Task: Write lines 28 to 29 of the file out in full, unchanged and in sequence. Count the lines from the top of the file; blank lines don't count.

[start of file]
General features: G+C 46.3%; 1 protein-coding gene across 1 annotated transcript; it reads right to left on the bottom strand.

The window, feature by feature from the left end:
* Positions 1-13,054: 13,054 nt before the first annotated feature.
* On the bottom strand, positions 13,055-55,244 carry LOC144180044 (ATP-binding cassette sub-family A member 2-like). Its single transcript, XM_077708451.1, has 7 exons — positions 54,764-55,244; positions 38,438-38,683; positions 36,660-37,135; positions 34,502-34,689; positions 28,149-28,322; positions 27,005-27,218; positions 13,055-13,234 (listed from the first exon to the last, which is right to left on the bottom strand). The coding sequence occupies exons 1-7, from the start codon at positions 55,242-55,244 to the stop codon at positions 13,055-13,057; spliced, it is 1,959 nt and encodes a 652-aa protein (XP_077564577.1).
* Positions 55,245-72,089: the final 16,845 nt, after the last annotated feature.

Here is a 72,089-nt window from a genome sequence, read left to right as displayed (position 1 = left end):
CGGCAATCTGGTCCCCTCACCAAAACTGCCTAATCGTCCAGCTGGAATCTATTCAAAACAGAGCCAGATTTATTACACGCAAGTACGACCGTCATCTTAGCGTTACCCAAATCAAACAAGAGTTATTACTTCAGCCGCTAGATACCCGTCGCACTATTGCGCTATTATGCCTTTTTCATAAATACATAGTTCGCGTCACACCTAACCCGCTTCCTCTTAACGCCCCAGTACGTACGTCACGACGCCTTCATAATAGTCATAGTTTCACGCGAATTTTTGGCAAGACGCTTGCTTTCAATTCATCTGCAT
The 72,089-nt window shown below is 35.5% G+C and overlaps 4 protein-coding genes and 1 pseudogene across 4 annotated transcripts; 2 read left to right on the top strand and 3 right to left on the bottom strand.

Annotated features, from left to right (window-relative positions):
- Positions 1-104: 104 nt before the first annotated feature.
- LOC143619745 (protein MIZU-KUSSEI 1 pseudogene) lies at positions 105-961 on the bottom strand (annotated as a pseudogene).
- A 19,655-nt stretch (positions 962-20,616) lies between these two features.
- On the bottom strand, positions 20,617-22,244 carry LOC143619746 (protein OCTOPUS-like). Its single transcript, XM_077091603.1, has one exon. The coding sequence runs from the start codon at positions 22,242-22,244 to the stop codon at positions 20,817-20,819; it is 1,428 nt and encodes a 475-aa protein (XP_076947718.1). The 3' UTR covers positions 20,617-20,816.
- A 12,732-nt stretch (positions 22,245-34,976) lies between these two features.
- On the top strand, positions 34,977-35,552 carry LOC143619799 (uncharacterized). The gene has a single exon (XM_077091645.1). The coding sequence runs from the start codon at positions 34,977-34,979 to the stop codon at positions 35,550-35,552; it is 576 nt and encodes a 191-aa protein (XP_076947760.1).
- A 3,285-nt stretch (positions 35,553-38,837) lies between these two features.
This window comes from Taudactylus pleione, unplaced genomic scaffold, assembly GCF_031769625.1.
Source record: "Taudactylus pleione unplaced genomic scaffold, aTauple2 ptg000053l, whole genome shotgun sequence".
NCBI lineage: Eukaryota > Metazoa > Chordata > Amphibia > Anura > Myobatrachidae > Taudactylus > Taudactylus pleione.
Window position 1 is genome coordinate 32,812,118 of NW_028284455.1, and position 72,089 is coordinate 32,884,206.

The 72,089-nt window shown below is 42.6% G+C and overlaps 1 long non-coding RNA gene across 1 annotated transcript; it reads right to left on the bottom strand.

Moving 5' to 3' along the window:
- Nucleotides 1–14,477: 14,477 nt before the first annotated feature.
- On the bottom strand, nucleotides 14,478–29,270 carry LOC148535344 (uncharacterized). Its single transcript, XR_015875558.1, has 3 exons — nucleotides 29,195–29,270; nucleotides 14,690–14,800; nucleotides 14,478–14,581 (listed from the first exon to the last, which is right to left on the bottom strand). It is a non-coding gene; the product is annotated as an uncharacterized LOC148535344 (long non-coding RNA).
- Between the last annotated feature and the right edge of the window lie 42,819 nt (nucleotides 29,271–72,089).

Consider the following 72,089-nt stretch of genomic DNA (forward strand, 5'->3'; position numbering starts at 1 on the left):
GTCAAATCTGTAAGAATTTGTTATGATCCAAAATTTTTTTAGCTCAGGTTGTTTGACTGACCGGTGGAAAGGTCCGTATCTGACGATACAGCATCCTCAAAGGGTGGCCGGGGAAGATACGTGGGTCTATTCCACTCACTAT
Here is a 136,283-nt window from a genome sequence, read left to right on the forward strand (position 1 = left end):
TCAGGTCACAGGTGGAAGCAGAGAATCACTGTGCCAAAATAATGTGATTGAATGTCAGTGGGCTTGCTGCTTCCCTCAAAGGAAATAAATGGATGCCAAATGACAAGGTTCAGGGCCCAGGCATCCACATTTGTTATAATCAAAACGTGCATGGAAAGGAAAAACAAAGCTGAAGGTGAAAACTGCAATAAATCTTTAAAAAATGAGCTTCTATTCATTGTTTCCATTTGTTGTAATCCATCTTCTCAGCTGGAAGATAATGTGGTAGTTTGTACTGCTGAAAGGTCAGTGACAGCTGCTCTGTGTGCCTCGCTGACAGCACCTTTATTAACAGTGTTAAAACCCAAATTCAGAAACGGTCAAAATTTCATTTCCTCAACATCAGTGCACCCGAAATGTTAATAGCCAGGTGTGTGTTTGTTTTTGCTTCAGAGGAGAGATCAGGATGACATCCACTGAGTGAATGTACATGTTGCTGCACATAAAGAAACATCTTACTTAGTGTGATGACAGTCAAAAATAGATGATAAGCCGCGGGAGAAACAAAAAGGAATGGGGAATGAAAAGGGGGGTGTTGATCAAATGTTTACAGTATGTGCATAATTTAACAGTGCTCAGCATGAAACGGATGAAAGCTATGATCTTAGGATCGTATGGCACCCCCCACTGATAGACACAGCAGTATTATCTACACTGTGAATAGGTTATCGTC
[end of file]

Here is a 136,283-nt window from a genome sequence, read left to right on the forward strand (position 1 = left end):
TCAGGTCACAGGTGGAAGCAGAGAATCACTGTGCCAAAATAATGTGATTGAATGTCAGTGGGCTTGCTGCTTCCCTCAAAGGAAATAAATGGATGCCAAATGACAAGGTTCAGGGCCCAGGCATCCACATTTGTTATAATCAAAACGTGCATGGAAAGGAAAAACAAAGCTGAAGGTGAAAACTGCAATAAATCTTTAAAAAATGAGCTTCTATTCATTGTTTCCATTTGTTGTAATCCATCTTCTCAGCTGGAAGATAATGTGGTAGTTTGTACTGCTGAAAGGTCAGTGACAGCTGCTCTGTGTGCCTCGCTGACAGCACCTTTATTAACAGTGTTAAAACCCAAATTCAGAAACGGTCAAAATTTCATTTCCTCAACATCAGTGCACCCGAAATGTTAATAGCCAGGTGTGTGTTTGTTTTTGCTTCAGAGGAGAGATCAGGATGACATCCACTGAGTGAATGTACATGTTGCTGCACATAAAGAAACATCTTACTTAGTGTGATGACAGTCAAAAATAGATGATAAGCCGCGGGAGAAACAAAAAGGAATGGGGAATGAAAAGGGGGGTGTTGATCAAATGTTTACAGTATGTGCATAATTTAACAGTGCTCAGCATGAAACGGATGAAAGCTATGATCTTAGGATCGTATGGCACCCCCCACTGATAGACACAGCAGTATTATCTACACTGTGAATAGGTTATCGTC